Link: Steve Jobs
When looking at a biography I have a single yardstick to decide its success: did I get inside the subject's head?
Very hard to do perfectly.
A lot like an Apple product some would say...
Isaacson managed to do this with his "Einstein". You were with him in those pages, you could feel his playfulness, his genius, and his beliefs all in turn, be it in a Unified Theory or in pacifism--only to have those beliefs challenged by quantum and WW2. You felt Einstein, you were beside him, you understood him.
I don't think Isaacson has managed this here.
There are moments of Steve Jobs but for most of it we're left with an enigma. Indeed, for a work that had access to the subject in interview it's rather amazing that the majority of it does not rest with Jobs' view of the world but instead was stories told of others about Jobs. Why is Jobs the way he is? This question is never really answered.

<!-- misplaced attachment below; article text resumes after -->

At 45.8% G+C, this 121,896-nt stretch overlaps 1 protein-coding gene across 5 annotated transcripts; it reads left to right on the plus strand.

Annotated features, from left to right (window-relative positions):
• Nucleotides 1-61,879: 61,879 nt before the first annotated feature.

There are bursts of insight and guesses directly from Isaacson about simplicity and abandonment but we never dig deep in these pages.
Besides this huge problem, there were other smaller ones. Along with not focusing on Jobs' point-of-view, the book often strayed to the story of those around him and became sidetracked by the creation of Apple products from the Mac to the iPad. Usually this is a technique to help explain the subject but here it only feels as if Isaacson was trying to fill out pages. He also does this through repetition of stories and facts (and crying and screaming galore), which gets annoying for the reader and makes one wonder if this novel was rushed through the editing phase.
Reading this, I can say I now know Apple, but I can't say I know Steve Jobs. Linked as they are, they aren't one and the same.
Not as dry as "Benjamin Franklin" yet not as impactful as "Einstein", three and a half stars.